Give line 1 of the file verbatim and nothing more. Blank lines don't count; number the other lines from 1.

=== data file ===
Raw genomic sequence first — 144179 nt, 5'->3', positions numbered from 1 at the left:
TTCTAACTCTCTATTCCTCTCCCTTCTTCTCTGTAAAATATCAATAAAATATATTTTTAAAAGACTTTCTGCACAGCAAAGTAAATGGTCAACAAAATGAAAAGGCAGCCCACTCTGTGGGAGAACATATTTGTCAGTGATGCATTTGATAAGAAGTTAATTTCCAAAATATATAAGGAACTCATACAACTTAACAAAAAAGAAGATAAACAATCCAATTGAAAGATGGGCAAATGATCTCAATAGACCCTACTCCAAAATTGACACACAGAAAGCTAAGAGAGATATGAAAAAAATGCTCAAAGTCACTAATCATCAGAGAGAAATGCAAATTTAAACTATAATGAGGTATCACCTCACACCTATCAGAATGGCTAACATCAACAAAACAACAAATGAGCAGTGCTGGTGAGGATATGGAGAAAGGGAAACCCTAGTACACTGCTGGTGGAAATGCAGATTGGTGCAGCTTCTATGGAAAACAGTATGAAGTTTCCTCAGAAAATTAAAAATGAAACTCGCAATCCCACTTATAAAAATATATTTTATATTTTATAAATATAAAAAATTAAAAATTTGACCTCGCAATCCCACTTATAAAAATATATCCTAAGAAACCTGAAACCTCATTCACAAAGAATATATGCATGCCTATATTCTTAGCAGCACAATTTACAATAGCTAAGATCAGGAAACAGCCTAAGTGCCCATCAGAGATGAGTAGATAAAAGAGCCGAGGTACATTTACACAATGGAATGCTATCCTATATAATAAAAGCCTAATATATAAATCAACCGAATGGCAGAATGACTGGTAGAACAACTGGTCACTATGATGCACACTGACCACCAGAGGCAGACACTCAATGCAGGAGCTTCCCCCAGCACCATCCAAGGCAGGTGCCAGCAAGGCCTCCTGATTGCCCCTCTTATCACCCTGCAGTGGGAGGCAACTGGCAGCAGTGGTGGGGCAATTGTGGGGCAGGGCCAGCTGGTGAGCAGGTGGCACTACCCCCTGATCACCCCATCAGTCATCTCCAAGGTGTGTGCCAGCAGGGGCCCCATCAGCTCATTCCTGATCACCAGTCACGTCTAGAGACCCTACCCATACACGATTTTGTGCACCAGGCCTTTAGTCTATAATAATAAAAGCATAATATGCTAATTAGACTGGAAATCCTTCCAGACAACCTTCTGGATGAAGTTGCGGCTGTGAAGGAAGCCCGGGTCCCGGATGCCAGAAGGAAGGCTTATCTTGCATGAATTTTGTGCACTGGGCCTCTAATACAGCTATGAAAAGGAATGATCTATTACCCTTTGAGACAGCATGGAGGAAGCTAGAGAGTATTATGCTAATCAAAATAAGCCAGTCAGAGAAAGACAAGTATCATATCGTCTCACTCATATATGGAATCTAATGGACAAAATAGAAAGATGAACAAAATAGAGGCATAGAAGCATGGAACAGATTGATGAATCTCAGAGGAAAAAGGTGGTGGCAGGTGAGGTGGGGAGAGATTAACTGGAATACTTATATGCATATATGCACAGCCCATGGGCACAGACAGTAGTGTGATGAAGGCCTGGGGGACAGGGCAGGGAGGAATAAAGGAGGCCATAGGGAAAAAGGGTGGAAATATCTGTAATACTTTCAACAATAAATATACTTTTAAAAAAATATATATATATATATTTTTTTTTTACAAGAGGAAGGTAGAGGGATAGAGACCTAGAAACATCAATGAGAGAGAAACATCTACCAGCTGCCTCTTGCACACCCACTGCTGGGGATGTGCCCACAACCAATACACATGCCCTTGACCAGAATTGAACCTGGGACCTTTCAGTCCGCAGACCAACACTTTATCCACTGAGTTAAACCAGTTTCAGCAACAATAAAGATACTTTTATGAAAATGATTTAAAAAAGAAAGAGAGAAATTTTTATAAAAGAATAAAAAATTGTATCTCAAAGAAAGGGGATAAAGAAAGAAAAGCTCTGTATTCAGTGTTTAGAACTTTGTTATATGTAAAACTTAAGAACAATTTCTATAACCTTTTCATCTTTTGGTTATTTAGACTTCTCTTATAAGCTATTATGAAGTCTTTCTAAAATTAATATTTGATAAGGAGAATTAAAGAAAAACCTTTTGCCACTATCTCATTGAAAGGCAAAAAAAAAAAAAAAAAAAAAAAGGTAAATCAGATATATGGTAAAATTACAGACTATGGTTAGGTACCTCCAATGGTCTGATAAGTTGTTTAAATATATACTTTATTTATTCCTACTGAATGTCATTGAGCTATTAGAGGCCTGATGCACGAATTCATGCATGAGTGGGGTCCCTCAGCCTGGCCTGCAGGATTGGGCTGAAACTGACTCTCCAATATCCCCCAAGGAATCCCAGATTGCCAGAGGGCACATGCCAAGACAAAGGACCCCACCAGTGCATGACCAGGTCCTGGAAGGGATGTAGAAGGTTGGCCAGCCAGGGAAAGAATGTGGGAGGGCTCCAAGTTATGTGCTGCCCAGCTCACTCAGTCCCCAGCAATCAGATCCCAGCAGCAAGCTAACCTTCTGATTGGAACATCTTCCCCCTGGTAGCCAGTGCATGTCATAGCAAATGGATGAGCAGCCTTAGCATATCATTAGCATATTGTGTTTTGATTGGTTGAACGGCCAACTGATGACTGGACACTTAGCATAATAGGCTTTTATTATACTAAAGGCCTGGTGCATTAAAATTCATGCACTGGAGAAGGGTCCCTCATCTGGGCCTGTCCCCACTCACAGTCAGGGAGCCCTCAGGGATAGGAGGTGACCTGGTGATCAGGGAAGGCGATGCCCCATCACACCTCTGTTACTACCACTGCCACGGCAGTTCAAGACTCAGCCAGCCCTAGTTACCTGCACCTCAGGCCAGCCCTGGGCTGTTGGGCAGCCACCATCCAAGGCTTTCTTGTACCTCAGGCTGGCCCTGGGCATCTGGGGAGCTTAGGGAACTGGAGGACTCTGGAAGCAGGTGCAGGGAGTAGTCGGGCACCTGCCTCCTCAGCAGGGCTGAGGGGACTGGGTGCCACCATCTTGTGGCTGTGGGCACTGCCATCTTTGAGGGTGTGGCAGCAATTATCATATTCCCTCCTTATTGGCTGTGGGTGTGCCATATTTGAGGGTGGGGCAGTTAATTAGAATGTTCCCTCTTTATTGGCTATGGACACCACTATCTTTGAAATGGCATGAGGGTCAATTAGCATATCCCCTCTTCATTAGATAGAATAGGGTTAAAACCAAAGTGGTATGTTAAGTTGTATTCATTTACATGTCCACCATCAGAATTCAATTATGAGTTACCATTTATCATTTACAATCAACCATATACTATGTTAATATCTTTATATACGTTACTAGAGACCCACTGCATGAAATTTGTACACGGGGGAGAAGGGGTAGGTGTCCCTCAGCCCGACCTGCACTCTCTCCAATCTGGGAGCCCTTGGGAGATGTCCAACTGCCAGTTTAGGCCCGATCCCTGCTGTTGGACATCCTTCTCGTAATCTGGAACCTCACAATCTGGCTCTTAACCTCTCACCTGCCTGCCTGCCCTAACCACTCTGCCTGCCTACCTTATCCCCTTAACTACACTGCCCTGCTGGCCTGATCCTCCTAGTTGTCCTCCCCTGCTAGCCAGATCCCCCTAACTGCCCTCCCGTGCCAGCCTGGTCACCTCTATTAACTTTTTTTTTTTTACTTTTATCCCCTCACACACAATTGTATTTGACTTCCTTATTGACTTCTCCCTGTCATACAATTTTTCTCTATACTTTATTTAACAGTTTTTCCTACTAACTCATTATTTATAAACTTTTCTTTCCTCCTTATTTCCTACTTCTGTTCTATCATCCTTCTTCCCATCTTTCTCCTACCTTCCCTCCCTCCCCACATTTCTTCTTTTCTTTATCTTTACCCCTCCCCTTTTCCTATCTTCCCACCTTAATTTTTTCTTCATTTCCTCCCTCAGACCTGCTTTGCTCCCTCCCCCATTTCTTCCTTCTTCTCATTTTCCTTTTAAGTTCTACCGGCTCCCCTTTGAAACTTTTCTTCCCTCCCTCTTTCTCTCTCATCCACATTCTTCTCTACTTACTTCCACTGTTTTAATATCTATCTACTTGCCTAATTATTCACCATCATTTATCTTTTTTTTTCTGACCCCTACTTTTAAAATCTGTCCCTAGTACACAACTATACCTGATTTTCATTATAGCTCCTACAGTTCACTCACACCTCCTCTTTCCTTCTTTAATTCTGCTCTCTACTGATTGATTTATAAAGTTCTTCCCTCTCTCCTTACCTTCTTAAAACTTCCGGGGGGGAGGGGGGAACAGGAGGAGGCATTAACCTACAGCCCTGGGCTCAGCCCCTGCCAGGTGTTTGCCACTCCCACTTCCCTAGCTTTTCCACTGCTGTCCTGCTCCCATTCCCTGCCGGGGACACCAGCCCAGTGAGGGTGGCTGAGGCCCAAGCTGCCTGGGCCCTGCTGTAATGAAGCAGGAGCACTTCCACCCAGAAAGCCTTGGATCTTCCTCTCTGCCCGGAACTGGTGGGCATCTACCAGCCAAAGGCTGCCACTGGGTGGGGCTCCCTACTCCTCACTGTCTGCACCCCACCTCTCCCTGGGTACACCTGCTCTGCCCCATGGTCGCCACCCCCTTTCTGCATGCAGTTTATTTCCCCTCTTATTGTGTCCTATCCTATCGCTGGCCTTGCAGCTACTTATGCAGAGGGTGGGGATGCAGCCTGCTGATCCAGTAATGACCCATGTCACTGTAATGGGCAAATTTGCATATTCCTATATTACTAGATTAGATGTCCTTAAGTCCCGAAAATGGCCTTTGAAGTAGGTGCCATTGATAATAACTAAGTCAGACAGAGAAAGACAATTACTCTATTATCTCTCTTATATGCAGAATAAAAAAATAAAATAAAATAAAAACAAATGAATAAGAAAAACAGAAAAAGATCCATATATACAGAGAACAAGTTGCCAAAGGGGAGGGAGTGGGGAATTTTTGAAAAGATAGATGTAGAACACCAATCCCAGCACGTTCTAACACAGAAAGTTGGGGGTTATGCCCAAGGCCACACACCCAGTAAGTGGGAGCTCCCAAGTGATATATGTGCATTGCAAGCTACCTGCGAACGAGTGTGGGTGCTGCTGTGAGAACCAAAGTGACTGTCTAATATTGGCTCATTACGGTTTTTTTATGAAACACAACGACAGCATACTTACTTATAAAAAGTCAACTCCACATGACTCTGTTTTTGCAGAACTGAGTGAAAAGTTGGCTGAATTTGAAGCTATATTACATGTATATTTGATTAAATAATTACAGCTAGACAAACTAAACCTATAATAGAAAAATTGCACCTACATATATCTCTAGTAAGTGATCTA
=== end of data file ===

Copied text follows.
Raw genomic sequence first — 144179 nt, 5'->3', positions numbered from 1 at the left: